If you love extreme sports and have a penchant for travel, then you’re probably keen to try out a range of different adrenaline-fuelled activities as you traverse the globe. Here we look at eight extreme sports from around the world that are sure to get your heart pumping!
Volcano Boarding – Nicaragua
Ever wanted to zip down the side of an active volcano while sitting aboard a plywood toboggan? Well, you probably do now! Volcano boarding in Nicaragua certainly isn’t for the faint-hearted, but it is great fun for those with a sense of adventure. Apparently it’s possible to clock up speeds of around 90 km per hour – however, your only brakes are your heels.
Rumour has it that this activity was pioneered by an Australian (of course); trips now run from León to active volcanos such as Cerro Negro and the Sierra Nevada.
Volcano boarding, Nicaragua
Slacklining – Norway
You may occasionally see people in city parks around Australia trying to walk on a loosely-strung line between two trees. There’s a good chance they are backpackers or hipsters – and the activity they’re partaking in is slacklining.
Slacklining is similar to tight-rope walking; however the line isn’t tight, rather it’s slack. A slackline is actually quite stretchy and bouncy – in some ways it’s a lot like walking on a giant rubber band – and it’s flat rather than round. The rope’s flat nylon construction is what allows (skilled) participants to maintain their balance.
Slacklining can be performed virtually anywhere, however, the Guinness World Record for the highest slackline walk was set in Norway. Christian Schou crossed a Norwegian fjord approximately 1000 metres above the ground!
Downhill Mountain Biking – Bolivia
So downhill mountain biking is available in most countries – in fact, it’s pretty popular here in Australia. However, even the toughest trails here are no match for Bolivia’s so-called Death Road. It’s one of the nation’s most popular backpacker activities – and downhill mountain biking certainly earns its reputation as an extreme sport in this instance!
Downhill mountain biking, The Death Road.
Rap Jumping – Australia
Leap face-first from a seven-storey building in the heart of Melbourne’s CBD. Rap Jumping is a commercial style of Aussie rappelling that was originally performed by the Australian SAS. Participants leap from the side of the building, before ‘running’ down the face of the wall – all at their chosen speed of descent. While it may sound scary, Rap Jumping has a 100% safety record and you are under expert instruction every step of the way. For those who want a slightly ‘less scary’ option, backwards abseiling is also available.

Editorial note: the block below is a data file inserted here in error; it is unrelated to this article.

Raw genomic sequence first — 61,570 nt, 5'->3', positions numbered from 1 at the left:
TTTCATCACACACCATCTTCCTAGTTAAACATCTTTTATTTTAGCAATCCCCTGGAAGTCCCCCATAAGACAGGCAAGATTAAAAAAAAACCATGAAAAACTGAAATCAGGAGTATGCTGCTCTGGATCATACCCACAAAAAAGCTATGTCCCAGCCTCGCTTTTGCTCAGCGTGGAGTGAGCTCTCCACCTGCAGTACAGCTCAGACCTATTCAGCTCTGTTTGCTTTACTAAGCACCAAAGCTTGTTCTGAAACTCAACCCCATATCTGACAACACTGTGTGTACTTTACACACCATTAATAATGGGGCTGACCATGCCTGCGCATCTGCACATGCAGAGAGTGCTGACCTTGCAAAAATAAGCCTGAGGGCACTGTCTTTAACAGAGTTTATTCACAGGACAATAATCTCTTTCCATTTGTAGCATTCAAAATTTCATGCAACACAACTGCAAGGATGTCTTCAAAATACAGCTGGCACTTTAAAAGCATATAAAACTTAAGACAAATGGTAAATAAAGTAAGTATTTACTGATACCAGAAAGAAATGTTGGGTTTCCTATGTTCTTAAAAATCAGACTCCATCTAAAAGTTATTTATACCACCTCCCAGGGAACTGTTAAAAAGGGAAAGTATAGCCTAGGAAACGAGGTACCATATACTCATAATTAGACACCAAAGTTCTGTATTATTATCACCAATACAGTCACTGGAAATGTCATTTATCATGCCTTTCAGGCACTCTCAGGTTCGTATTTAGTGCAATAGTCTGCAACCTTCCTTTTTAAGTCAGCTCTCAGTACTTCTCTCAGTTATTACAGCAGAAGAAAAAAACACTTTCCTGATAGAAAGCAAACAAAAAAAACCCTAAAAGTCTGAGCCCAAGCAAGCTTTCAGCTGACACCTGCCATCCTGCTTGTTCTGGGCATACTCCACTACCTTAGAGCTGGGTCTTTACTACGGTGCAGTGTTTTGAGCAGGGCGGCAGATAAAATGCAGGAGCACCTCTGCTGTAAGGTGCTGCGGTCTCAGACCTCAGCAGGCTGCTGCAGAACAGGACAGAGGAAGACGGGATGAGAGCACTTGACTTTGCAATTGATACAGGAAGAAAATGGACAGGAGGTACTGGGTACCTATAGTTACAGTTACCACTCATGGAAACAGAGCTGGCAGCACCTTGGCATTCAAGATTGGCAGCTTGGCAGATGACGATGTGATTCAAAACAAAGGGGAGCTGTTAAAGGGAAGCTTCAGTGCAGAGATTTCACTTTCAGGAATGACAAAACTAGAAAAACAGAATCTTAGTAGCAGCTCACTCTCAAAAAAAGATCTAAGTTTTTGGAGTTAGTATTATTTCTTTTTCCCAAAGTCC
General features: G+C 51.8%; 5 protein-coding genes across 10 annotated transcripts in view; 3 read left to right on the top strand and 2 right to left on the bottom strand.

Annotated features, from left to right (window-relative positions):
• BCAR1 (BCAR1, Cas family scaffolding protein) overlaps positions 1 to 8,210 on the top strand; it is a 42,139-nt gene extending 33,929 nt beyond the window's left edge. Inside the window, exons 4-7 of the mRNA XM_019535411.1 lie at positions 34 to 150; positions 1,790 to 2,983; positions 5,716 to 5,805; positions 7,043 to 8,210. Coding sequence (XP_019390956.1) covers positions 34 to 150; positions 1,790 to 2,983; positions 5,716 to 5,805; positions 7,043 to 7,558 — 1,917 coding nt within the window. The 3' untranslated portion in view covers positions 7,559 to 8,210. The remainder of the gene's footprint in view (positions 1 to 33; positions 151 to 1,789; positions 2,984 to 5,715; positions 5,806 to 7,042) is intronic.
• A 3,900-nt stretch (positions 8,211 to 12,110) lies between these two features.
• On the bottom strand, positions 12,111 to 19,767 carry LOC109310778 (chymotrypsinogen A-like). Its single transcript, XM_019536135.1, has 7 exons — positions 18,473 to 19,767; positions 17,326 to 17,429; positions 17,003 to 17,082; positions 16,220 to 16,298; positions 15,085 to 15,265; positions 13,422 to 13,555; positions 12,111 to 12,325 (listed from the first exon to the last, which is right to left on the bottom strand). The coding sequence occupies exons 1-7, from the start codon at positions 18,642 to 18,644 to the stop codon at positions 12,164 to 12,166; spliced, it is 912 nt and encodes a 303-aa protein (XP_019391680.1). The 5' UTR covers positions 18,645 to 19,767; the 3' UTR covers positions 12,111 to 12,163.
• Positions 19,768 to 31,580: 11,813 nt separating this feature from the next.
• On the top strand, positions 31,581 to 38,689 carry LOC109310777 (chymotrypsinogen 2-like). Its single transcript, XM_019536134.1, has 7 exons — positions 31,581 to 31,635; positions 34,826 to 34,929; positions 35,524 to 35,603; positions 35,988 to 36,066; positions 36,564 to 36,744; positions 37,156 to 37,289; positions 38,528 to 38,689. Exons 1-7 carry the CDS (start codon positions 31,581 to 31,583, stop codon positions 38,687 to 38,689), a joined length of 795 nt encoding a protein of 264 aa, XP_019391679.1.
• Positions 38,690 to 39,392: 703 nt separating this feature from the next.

Rap jumping is a great, safe way to conquer your fear of heights for good – while obtaining an excellent view of Melbourne’s CBD in the process!
Rap jumping, Melbourne
Freshwater Cave Diving – Mexico
If you’re not too claustrophobic and don’t mind being underwater, freshwater cave diving could be an extreme sport to add to your bucket list. This activity involves being lowered into a big hole to explore a submerged cave system – and of course, this isn’t without its risks.
Fringed by lush jungle, Mexico’s Yucatán Peninsula is the perfect place to do it; there is an abundance of sinkholes (cenotes) that lead to an extensive network of underground freshwater caves.
Freshwater cave diving
Heli Skiing or Boarding – New Zealand
If you’re a proficient skier or snowboarder and have some cash to splash, heli-skiing or boarding is a must-try activity. The advantage of accessing untouched areas via helicopter is the increase in powder and the decrease in crowds; it’s likely you’ll have a mountain to yourself.
New Zealand is a very popular place to give this extreme sport a go, as there is an abundance of locations to choose from and the snow quality is usually great.
Bungee Jumping – China
Okay so bungee jumping is an adrenaline-fuelled activity you can do in most parts of the world, however, only one country offers the highest leap. That country is China – or more specifically, the region of Macau.
The Macau Tower is the world’s highest commercial tower at 233 metres, and although it isn’t the most scenic jump it offers more time in the air!
The AJ Hackett Macau Tower
Ice Climbing – USA
As the name suggests, ice climbing involves scaling ice using specialist climbing equipment such as ice axes. Participants often choose ice formations such as frozen waterfalls – and the scenery is often half the appeal!
If you’re visiting the USA, Colorado’s Ouray Ice Park (opened 1995) is a facility devoted exclusively to ice climbing. In fact, it’s the first park in the world that claims to be solely dedicated to the sport. The park offers more than 200 climbs and is set in a spectacular natural gorge.
Whether you’re rap jumping in Melbourne, volcano boarding in Nicaragua or heliboarding in New Zealand, there’s no better way to see the world! If you love extreme sports, the options are endless – and new sports are evolving across the globe all the time!